In the past year, two States had issued licences to their consortia permitting exploitation of area resources which constituted the common heritage of mankind. One other State was preparing to follow suit, despite the fact that those States had accepted the "common heritage" principle as contained in the 1970 Declaration of Principles Governing the Sea-Bed and the Ocean Floor, and the Subsoil thereof, Beyond the Limits of National Jurisdiction. The issuance of licences undermined the Convention's regime and ran counter to the position of the 159 signatory States. The Group of 77 hoped that those States would not allow the situation to deteriorate so that the order painstakingly established through the Convention would become totally eroded. They should demonstrate deference to Convention objectives aimed at peaceful uses of the oceans. The Group of 77 had exercised moderation with a view to preserving the integrity of the regime which was in the interest of all signatory States. Those States had a duty to protect and strengthen the regime and oppose any action that would undermine it.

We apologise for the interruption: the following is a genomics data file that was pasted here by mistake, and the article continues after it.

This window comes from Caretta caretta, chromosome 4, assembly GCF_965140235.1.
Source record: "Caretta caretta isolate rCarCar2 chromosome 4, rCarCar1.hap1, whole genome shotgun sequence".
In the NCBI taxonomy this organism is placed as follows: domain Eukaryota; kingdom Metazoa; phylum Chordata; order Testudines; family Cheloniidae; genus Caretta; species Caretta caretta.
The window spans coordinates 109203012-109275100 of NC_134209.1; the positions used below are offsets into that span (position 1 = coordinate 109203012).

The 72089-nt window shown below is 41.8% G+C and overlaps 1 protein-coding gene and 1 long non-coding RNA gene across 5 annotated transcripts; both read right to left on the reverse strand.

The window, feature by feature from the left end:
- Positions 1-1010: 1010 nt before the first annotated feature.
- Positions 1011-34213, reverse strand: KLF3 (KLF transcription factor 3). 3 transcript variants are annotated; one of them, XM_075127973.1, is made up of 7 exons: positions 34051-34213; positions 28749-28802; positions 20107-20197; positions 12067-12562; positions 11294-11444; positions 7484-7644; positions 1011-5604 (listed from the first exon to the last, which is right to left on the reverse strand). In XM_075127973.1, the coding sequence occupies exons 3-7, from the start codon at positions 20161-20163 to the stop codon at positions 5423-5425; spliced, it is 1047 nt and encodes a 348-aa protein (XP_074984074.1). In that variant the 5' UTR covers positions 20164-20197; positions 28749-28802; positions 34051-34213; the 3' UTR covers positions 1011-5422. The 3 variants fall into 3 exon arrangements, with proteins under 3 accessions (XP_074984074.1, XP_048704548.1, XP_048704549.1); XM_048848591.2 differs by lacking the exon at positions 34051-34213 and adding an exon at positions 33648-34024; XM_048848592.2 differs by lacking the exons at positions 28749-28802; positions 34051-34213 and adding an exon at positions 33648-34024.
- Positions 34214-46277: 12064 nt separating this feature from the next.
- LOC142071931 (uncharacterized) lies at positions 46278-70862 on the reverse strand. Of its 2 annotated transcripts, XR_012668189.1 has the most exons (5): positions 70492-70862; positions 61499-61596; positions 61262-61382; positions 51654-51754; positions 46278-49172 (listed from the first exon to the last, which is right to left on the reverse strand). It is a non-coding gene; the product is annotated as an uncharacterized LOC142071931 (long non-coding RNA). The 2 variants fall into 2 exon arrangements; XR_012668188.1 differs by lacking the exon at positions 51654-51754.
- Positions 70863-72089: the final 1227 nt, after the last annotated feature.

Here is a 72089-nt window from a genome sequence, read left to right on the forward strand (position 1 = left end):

Turkey said the Convention did not meet the wishes of the international community, nor did it command a consensus of all States taking part in the Third United Nations Conference on the Law of the Sea. It had been voted upon and had been adopted by a majority vote. While some provisions did not fully reflect Turkey's rights and basis interests, Turkey, along with some other States, had been compelled to vote against the Convention, and its position remained unchanged. Turkey also opposed including the budget of the Preparatory Commission in the overall United in the implementing of the Convention should be borne by signatory States or States Parties to the Convention.
Peru said its abstention did not prevent it from recognizing the historical value of the Convention and its significance for international cooperation as the basis for peace and development. For nearly 40 years, Peru had promoted the rights of coastal States over their adjacent sea to a distance of 200 miles, and had made special efforts to contribute to establishing a universal regime for the use of the sea-bed. Peru had viewed positively both the Convention and the Commission's work. Peru hoped that the progress made so far in developing this new body of law would make a definite contribution to the consolidation of that law, with full participation of all United Nations Members. The implications of Peru's accession to the Convention were being studied; that would permit Peru to "take a decision consistent with its national interests".